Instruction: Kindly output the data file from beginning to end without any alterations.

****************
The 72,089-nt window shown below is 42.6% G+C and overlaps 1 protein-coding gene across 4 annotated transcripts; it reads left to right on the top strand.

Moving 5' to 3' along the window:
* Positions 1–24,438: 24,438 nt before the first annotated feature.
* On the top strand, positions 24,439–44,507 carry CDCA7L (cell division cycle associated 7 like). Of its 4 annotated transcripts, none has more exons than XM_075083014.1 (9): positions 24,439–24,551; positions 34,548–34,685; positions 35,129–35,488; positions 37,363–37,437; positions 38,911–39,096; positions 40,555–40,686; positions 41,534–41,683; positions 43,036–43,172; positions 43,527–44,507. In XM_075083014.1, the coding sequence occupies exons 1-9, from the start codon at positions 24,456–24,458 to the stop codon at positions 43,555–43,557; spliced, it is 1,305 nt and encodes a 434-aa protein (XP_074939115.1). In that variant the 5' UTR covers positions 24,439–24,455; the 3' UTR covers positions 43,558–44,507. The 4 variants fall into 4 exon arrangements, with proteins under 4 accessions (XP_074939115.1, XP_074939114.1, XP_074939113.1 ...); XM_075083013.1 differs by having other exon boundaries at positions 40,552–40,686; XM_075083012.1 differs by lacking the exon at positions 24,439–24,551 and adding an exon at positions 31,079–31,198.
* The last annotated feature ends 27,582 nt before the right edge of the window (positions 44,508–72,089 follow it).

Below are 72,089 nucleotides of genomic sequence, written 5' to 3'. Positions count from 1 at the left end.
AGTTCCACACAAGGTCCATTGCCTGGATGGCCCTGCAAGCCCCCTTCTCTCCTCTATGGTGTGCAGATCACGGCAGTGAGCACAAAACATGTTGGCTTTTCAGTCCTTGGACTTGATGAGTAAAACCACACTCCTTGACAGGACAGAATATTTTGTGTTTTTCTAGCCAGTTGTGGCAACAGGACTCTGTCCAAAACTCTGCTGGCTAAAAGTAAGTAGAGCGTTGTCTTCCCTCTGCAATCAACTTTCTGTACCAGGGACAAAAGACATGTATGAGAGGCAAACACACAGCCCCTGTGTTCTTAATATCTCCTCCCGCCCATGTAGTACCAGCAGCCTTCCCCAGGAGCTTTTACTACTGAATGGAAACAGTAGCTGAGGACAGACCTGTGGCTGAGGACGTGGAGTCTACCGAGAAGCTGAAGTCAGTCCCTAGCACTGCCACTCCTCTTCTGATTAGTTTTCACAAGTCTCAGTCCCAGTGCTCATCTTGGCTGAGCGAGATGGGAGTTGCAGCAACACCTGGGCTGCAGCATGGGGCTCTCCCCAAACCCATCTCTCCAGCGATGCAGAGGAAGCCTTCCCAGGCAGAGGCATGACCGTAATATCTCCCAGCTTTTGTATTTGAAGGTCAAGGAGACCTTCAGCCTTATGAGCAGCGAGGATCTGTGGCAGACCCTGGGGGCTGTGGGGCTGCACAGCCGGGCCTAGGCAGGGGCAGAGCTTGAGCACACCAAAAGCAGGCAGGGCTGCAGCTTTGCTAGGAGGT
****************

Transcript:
The 72,089-nt window shown below is 42.6% G+C and overlaps 1 protein-coding gene across 4 annotated transcripts; it reads left to right on the top strand.

Moving 5' to 3' along the window:
* Positions 1–24,438: 24,438 nt before the first annotated feature.
* On the top strand, positions 24,439–44,507 carry CDCA7L (cell division cycle associated 7 like). Of its 4 annotated transcripts, none has more exons than XM_075083014.1 (9): positions 24,439–24,551; positions 34,548–34,685; positions 35,129–35,488; positions 37,363–37,437; positions 38,911–39,096; positions 40,555–40,686; positions 41,534–41,683; positions 43,036–43,172; positions 43,527–44,507. In XM_075083014.1, the coding sequence occupies exons 1-9, from the start codon at positions 24,456–24,458 to the stop codon at positions 43,555–43,557; spliced, it is 1,305 nt and encodes a 434-aa protein (XP_074939115.1). In that variant the 5' UTR covers positions 24,439–24,455; the 3' UTR covers positions 43,558–44,507. The 4 variants fall into 4 exon arrangements, with proteins under 4 accessions (XP_074939115.1, XP_074939114.1, XP_074939113.1 ...); XM_075083013.1 differs by having other exon boundaries at positions 40,552–40,686; XM_075083012.1 differs by lacking the exon at positions 24,439–24,551 and adding an exon at positions 31,079–31,198.
* The last annotated feature ends 27,582 nt before the right edge of the window (positions 44,508–72,089 follow it).

Below are 72,089 nucleotides of genomic sequence, written 5' to 3'. Positions count from 1 at the left end.
AGTTCCACACAAGGTCCATTGCCTGGATGGCCCTGCAAGCCCCCTTCTCTCCTCTATGGTGTGCAGATCACGGCAGTGAGCACAAAACATGTTGGCTTTTCAGTCCTTGGACTTGATGAGTAAAACCACACTCCTTGACAGGACAGAATATTTTGTGTTTTTCTAGCCAGTTGTGGCAACAGGACTCTGTCCAAAACTCTGCTGGCTAAAAGTAAGTAGAGCGTTGTCTTCCCTCTGCAATCAACTTTCTGTACCAGGGACAAAAGACATGTATGAGAGGCAAACACACAGCCCCTGTGTTCTTAATATCTCCTCCCGCCCATGTAGTACCAGCAGCCTTCCCCAGGAGCTTTTACTACTGAATGGAAACAGTAGCTGAGGACAGACCTGTGGCTGAGGACGTGGAGTCTACCGAGAAGCTGAAGTCAGTCCCTAGCACTGCCACTCCTCTTCTGATTAGTTTTCACAAGTCTCAGTCCCAGTGCTCATCTTGGCTGAGCGAGATGGGAGTTGCAGCAACACCTGGGCTGCAGCATGGGGCTCTCCCCAAACCCATCTCTCCAGCGATGCAGAGGAAGCCTTCCCAGGCAGAGGCATGACCGTAATATCTCCCAGCTTTTGTATTTGAAGGTCAAGGAGACCTTCAGCCTTATGAGCAGCGAGGATCTGTGGCAGACCCTGGGGGCTGTGGGGCTGCACAGCCGGGCCTAGGCAGGGGCAGAGCTTGAGCACACCAAAAGCAGGCAGGGCTGCAGCTTTGCTAGGAGGT